Data over very long periods of time supports that using factors beats market cap weighted indexes. But the factors that work best change and it is very difficult to see those changes coming before they happen. For example, in retrospect it is easy to see the flaws in Price/Book that are likely part of its terrible performance in the past decade. But very few people saw that coming a decade ago. The same is true for the small-cap premium, which many now believe is either smaller than previously thought or doesn’t exist at all. It is very possible that some of metrics that everyone loves today will suffer a similar fate.

I know that even if factors do continue to work, emotions and biases will prevent most investors from using them successfully.

No level of technological innovation can change the way we are wired. We want immediate results. When we don’t get them, we make bad decisions. Those bad decisions hurt our investment performance more than any other factor. Even though factor investing works, most people shouldn’t do it. We just aren’t equipped to sit through periods of underperformance that can span over a decade. And as this great article explains better than I can, these periods may be getting even longer in the future.

I think value stocks will rebound at some point. I don’t know when that will be. I think they will continue to outperform the market long-term.

I am a big believer in value stocks. The data supporting their long-term outperformance is compelling. When they have gone through periods like they are going through now historically, they have always come back, and the reversion has typically been very strong. The more you study the issue, though, the more you realize that there is no length of underperformance that allows you to predictably determine the timing of the turnaround. An honest look at it also leads to the conclusion that value outperforming over the long-term in the future is not a certainty. If anything is certain, then there isn’t risk, and without risk, you don’t get return. As a result, I classify this in the “I strongly think” category, but it doesn’t belong in “I know.”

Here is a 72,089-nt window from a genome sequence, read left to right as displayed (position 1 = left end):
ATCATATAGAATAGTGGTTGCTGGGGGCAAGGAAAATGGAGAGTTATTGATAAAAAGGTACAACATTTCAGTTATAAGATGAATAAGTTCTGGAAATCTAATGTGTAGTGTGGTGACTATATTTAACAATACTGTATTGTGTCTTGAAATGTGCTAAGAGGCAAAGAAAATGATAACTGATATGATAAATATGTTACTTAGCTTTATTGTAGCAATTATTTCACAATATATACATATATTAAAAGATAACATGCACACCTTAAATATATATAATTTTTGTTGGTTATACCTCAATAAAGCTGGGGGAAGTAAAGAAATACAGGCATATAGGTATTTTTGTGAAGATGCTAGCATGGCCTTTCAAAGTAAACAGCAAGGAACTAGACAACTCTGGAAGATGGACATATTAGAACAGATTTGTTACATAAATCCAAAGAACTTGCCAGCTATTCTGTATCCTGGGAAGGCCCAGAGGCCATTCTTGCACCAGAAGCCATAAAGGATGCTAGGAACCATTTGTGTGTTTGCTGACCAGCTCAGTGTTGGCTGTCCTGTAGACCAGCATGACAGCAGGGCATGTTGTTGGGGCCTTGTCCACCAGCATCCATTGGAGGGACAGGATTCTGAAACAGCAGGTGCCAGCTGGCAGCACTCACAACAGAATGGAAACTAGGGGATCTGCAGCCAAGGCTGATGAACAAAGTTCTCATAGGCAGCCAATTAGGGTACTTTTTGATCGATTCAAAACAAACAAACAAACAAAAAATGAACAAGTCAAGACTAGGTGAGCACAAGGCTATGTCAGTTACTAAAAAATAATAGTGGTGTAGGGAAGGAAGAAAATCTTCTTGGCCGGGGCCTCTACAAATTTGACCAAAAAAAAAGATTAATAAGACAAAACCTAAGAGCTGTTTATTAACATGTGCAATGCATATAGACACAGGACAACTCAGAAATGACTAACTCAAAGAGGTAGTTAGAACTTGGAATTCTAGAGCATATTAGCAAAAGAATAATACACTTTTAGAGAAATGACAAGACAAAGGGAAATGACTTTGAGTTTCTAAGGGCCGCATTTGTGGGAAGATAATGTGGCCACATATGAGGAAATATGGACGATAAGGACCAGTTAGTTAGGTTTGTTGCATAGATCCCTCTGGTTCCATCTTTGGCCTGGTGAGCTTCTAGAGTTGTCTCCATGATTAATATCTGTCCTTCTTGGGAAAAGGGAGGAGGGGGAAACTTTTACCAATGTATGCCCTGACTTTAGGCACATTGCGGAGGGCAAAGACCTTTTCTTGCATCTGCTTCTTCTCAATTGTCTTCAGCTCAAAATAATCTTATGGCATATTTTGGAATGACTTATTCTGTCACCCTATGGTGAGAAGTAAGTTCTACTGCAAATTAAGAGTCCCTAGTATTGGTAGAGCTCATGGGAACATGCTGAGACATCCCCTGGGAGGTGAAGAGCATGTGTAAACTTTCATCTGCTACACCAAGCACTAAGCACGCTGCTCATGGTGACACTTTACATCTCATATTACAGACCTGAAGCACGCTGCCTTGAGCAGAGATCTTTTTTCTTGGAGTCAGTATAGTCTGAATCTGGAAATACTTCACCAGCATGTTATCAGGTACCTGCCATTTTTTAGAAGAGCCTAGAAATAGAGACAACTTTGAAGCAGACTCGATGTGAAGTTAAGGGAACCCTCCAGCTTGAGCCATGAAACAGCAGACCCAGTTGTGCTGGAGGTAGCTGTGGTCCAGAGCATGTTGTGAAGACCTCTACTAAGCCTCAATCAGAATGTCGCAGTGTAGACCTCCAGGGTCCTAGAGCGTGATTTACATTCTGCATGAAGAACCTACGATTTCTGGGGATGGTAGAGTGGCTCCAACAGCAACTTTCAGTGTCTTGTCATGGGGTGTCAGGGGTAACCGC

I don’t know whether cryptocurrencies will be a good long-term investment

Perhaps no issue generates more anger on both sides than the future of cryptocurrencies. There are very intelligent people who think they will all end up worthless. There are also very intelligent people who think they have only realized a small fraction of the value they eventually will. Whenever I see a situation like that where there are smarter people than me on both sides, I immediately put it into the I don’t know basket. Even if I could come to a conclusion one way or another, history tells us that it will be very difficult to identify the winners and losers in advance so the implementation side of it is very tough. I will continue to spend a lot of time learning about this, which is what I try to do with things in my I don’t know bucket, but I recognize this is an area I am not qualified to have an opinion on.

Building A Framework for Success

None of this is meant to pretend that I have all the answers. I don’t and never will. The recognition that what I don’t know will always exceed what I do has made me a better investor. I think the lesson here is that all of us can benefit from being honest about our limitations. For me, grouping things I think I know about investing into these three categories has been helpful in facilitating that honesty and preventing mistakes. When I think I know something for sure, it has challenged me to think long and hard about if I actually do. When I don’t know about something, it has challenged me to spend the time to research it and expand my knowledge. I think many investors might benefit from a similar approach.

Photo: Copyright: ismagilov / 123RF Stock Photo


Jack Forehand is Co-Founder and President at Validea Capital. He is also a partner at Validea.com and co-authored “The Guru Investor: How to Beat the Market Using History’s Best Investment Strategies”. Jack holds the Chartered Financial Analyst designation from the CFA Institute. Follow him on Twitter at @practicalquant.